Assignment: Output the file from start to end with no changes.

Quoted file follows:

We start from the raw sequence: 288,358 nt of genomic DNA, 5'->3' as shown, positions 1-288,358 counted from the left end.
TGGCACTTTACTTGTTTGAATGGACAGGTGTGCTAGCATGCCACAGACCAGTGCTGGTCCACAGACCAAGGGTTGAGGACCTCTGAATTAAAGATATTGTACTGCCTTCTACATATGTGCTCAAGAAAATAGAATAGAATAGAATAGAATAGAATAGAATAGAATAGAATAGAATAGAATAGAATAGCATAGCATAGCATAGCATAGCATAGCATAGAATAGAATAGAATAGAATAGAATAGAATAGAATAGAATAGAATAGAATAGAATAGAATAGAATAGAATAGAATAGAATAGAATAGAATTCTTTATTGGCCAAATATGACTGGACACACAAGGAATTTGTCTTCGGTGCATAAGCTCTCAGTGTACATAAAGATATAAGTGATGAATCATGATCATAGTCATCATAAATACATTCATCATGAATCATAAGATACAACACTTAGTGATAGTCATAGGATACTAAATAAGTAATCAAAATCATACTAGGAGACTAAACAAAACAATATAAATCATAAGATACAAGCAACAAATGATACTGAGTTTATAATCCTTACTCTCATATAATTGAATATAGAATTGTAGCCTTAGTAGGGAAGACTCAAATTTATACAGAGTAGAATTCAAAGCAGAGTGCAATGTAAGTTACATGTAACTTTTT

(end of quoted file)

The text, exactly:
We start from the raw sequence: 288,358 nt of genomic DNA, 5'->3' as shown, positions 1-288,358 counted from the left end.
TGGCACTTTACTTGTTTGAATGGACAGGTGTGCTAGCATGCCACAGACCAGTGCTGGTCCACAGACCAAGGGTTGAGGACCTCTGAATTAAAGATATTGTACTGCCTTCTACATATGTGCTCAAGAAAATAGAATAGAATAGAATAGAATAGAATAGAATAGAATAGAATAGAATAGAATAGAATAGCATAGCATAGCATAGCATAGCATAGCATAGAATAGAATAGAATAGAATAGAATAGAATAGAATAGAATAGAATAGAATAGAATAGAATAGAATAGAATAGAATAGAATAGAATAGAATTCTTTATTGGCCAAATATGACTGGACACACAAGGAATTTGTCTTCGGTGCATAAGCTCTCAGTGTACATAAAGATATAAGTGATGAATCATGATCATAGTCATCATAAATACATTCATCATGAATCATAAGATACAACACTTAGTGATAGTCATAGGATACTAAATAAGTAATCAAAATCATACTAGGAGACTAAACAAAACAATATAAATCATAAGATACAAGCAACAAATGATACTGAGTTTATAATCCTTACTCTCATATAATTGAATATAGAATTGTAGCCTTAGTAGGGAAGACTCAAATTTATACAGAGTAGAATTCAAAGCAGAGTGCAATGTAAGTTACATGTAACTTTTT